American Airlines has agreed to offer an employee profit-sharing program to its non-management employees, joining the other major U.S. airlines which offer the perk.
The largest U.S. airline by traffic had previously avoided offering the benefit in new labor contracts but has backed off that stance and will now pay out 5% of pretax profits to eligible workers. In the past American Airlines (AAL) said it would rather offer higher base pay, which comes with certainty for both employees and the company, but workers were unhappy that other carriers like Delta, Southwest, and United Continental all had such benefits, reported the Wall Street Journal.
“We are taking this step because we have heard from many of you that a profit-sharing plan is important to our success as a team,” Doug Parker, CEO of American Airlines, wrote in an employee memo obtained by the WSJ. “Although we continue to beleive the most effective way to increase compensation is through higher base pay, we recognize there is a team-building component to profit-sharing.”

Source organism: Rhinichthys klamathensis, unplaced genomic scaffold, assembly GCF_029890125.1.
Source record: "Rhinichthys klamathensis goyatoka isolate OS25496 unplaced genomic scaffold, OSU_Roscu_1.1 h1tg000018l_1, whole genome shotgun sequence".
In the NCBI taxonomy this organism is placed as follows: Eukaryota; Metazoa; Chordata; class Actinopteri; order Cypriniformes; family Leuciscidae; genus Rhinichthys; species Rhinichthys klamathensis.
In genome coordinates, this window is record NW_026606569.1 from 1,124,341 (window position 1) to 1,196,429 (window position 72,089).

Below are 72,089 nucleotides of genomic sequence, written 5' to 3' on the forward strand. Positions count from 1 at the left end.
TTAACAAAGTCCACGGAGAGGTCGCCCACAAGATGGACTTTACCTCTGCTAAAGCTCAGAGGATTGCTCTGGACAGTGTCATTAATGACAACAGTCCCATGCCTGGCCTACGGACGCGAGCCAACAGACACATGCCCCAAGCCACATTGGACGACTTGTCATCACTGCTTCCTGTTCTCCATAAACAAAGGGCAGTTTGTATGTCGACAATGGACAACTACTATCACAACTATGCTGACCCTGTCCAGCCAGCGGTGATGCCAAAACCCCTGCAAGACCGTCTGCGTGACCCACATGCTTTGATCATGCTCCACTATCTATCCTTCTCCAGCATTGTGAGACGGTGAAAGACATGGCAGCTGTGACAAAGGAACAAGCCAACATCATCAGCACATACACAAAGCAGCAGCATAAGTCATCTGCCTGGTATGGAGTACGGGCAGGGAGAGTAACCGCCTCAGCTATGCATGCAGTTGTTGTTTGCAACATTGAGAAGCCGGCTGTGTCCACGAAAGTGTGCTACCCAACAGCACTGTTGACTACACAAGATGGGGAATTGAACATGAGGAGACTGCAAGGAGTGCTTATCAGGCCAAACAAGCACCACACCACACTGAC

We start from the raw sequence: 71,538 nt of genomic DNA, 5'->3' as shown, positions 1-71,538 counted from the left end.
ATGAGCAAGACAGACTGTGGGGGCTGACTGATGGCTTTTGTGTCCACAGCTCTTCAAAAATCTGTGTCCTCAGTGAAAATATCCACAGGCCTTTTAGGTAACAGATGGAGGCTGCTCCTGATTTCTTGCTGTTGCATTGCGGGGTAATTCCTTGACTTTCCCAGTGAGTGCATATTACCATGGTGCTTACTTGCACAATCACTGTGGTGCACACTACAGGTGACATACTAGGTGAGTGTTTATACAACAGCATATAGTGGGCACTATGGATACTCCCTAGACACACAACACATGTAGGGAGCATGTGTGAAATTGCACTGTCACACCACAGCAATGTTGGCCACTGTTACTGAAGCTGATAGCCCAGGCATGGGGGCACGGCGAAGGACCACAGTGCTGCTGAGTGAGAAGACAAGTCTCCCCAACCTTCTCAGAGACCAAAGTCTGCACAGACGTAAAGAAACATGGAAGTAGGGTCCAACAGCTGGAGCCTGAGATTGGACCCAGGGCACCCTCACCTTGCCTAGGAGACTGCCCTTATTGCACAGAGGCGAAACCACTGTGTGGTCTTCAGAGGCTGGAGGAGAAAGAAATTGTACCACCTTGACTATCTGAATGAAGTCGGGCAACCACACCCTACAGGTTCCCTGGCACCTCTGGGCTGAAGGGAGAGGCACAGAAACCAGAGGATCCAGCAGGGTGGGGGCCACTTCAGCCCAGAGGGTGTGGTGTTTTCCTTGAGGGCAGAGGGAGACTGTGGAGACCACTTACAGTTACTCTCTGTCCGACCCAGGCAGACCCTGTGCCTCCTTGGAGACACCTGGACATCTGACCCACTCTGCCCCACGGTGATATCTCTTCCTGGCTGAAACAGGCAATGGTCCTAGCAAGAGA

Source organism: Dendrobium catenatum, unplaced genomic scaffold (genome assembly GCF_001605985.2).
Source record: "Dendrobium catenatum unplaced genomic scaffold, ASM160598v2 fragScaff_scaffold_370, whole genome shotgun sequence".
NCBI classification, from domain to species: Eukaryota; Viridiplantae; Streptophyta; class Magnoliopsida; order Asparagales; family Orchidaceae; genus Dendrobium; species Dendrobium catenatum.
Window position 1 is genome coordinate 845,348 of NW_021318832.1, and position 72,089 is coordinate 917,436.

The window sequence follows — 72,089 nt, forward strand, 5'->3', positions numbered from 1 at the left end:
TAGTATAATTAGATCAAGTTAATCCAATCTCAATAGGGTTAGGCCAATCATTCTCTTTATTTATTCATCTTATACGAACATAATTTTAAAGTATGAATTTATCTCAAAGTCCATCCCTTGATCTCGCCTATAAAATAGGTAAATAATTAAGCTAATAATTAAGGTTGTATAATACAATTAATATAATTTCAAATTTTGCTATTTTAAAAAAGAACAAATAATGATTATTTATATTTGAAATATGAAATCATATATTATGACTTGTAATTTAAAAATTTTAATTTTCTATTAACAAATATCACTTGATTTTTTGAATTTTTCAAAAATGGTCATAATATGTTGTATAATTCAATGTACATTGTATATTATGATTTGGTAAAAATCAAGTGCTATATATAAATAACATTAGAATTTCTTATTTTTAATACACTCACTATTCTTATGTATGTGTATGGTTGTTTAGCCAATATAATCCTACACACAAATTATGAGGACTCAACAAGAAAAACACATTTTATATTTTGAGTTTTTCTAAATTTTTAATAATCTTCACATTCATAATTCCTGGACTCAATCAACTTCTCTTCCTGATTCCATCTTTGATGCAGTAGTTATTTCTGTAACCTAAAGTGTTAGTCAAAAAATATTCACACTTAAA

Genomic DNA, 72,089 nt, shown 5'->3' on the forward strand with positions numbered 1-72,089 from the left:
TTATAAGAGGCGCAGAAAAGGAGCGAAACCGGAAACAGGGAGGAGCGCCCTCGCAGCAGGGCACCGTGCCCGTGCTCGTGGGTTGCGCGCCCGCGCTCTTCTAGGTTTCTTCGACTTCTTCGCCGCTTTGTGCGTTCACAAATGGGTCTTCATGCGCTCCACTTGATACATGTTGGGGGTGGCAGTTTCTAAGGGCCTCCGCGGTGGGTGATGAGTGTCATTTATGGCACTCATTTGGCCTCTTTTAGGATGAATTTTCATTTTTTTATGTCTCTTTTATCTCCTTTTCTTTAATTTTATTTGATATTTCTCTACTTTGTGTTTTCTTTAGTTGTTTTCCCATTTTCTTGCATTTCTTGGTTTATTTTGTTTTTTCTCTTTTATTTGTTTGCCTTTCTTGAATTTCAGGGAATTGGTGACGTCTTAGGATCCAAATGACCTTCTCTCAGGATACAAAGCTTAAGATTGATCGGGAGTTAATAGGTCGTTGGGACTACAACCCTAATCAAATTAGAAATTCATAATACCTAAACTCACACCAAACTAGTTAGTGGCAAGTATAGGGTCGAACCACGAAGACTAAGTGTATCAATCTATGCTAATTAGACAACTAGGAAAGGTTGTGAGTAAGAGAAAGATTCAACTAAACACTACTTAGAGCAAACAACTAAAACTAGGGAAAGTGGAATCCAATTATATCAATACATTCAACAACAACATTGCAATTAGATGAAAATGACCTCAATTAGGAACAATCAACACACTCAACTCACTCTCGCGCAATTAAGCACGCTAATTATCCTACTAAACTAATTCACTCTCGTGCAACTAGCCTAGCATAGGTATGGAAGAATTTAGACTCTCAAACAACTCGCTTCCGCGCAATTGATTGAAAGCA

American’s 5% profit-sharing compromise is still below its rivals, though the company has said it wants to keep a higher hourly pay rate than other airlines. Last year, employees working for Delta (DAL), Southwest (LUV), and United Continental (UAL) brought home a total of $2.82 billion in profit-sharing income. Delta, which has one of the most generous profit-sharing plans, alone accounted for $1.5 billion of that total.